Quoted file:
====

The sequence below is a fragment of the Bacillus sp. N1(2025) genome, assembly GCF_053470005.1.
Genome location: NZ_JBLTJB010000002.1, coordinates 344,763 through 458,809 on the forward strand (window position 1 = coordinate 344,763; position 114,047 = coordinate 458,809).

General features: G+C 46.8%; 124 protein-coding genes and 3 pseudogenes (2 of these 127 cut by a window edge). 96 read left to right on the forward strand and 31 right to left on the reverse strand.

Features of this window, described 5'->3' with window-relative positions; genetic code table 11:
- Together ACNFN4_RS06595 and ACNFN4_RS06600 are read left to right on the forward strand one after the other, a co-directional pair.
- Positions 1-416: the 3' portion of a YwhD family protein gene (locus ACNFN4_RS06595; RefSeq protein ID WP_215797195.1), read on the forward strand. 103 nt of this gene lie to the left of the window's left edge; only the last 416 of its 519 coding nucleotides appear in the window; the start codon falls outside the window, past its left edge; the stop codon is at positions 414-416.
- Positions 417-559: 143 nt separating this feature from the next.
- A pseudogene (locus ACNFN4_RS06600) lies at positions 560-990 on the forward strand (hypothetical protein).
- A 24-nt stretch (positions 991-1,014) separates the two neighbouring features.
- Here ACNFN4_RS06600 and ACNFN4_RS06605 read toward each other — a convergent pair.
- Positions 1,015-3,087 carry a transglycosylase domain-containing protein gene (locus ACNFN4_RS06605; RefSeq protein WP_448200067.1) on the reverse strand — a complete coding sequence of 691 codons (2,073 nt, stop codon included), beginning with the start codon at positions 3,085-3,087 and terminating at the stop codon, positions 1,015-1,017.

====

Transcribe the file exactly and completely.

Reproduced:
The sequence below is a fragment of the Bacillus sp. N1(2025) genome, assembly GCF_053470005.1.
Genome location: NZ_JBLTJB010000002.1, coordinates 344,763 through 458,809 on the forward strand (window position 1 = coordinate 344,763; position 114,047 = coordinate 458,809).

General features: G+C 46.8%; 124 protein-coding genes and 3 pseudogenes (2 of these 127 cut by a window edge). 96 read left to right on the forward strand and 31 right to left on the reverse strand.

Features of this window, described 5'->3' with window-relative positions; genetic code table 11:
- Together ACNFN4_RS06595 and ACNFN4_RS06600 are read left to right on the forward strand one after the other, a co-directional pair.
- Positions 1-416: the 3' portion of a YwhD family protein gene (locus ACNFN4_RS06595; RefSeq protein ID WP_215797195.1), read on the forward strand. 103 nt of this gene lie to the left of the window's left edge; only the last 416 of its 519 coding nucleotides appear in the window; the start codon falls outside the window, past its left edge; the stop codon is at positions 414-416.
- Positions 417-559: 143 nt separating this feature from the next.
- A pseudogene (locus ACNFN4_RS06600) lies at positions 560-990 on the forward strand (hypothetical protein).
- A 24-nt stretch (positions 991-1,014) separates the two neighbouring features.
- Here ACNFN4_RS06600 and ACNFN4_RS06605 read toward each other — a convergent pair.
- Positions 1,015-3,087 carry a transglycosylase domain-containing protein gene (locus ACNFN4_RS06605; RefSeq protein WP_448200067.1) on the reverse strand — a complete coding sequence of 691 codons (2,073 nt, stop codon included), beginning with the start codon at positions 3,085-3,087 and terminating at the stop codon, positions 1,015-1,017.